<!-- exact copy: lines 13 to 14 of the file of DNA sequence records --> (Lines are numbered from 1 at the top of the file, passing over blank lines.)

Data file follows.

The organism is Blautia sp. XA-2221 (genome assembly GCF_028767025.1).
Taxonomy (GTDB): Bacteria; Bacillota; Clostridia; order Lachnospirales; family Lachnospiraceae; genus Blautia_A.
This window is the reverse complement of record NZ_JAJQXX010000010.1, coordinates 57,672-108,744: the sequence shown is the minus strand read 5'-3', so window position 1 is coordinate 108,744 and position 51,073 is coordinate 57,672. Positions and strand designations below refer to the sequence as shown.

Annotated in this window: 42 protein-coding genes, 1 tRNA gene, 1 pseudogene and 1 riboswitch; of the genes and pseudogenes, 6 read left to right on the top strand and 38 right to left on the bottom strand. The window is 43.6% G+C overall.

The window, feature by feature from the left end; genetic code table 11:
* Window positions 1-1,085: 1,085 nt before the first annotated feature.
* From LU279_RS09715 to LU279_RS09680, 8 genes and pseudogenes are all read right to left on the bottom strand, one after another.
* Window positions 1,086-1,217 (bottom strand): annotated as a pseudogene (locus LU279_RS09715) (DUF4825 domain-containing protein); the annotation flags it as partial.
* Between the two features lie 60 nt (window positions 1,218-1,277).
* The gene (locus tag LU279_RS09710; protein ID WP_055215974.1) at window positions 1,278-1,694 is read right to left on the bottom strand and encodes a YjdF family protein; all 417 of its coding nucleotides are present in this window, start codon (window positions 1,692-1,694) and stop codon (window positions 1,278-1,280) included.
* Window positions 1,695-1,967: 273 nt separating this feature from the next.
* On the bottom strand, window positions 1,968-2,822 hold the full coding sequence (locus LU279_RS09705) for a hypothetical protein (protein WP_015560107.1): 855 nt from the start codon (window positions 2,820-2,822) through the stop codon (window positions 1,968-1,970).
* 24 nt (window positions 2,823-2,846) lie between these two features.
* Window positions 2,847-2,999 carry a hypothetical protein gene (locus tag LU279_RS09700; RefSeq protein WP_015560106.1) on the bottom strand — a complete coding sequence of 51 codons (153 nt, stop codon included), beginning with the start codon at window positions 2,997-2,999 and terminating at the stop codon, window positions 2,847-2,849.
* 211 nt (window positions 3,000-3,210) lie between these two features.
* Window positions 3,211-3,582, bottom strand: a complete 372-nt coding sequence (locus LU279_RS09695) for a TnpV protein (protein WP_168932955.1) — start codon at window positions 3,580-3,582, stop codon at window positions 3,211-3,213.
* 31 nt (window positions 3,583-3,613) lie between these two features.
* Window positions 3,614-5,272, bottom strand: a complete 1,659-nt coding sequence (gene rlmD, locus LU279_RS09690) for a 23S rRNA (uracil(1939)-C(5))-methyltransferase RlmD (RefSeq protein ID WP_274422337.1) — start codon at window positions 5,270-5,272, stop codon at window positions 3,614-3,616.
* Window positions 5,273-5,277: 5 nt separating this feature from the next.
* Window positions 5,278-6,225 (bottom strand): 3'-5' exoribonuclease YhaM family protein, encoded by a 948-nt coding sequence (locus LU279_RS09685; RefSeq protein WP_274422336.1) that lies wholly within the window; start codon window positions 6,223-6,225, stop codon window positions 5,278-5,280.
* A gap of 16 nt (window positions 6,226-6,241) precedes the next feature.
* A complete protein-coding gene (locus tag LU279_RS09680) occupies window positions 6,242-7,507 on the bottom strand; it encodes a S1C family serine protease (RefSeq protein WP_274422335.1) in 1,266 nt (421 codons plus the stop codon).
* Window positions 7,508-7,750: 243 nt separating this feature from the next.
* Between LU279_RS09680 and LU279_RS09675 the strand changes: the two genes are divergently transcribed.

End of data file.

* 24 nt (window positions 2,823-2,846) lie between these two features.
* Window positions 2,847-2,999 carry a hypothetical protein gene (locus tag LU279_RS09700; RefSeq protein WP_015560106.1) on the bottom strand — a complete coding sequence of 51 codons (153 nt, stop codon included), beginning with the start codon at window positions 2,997-2,999 and terminating at the stop codon, window positions 2,847-2,849.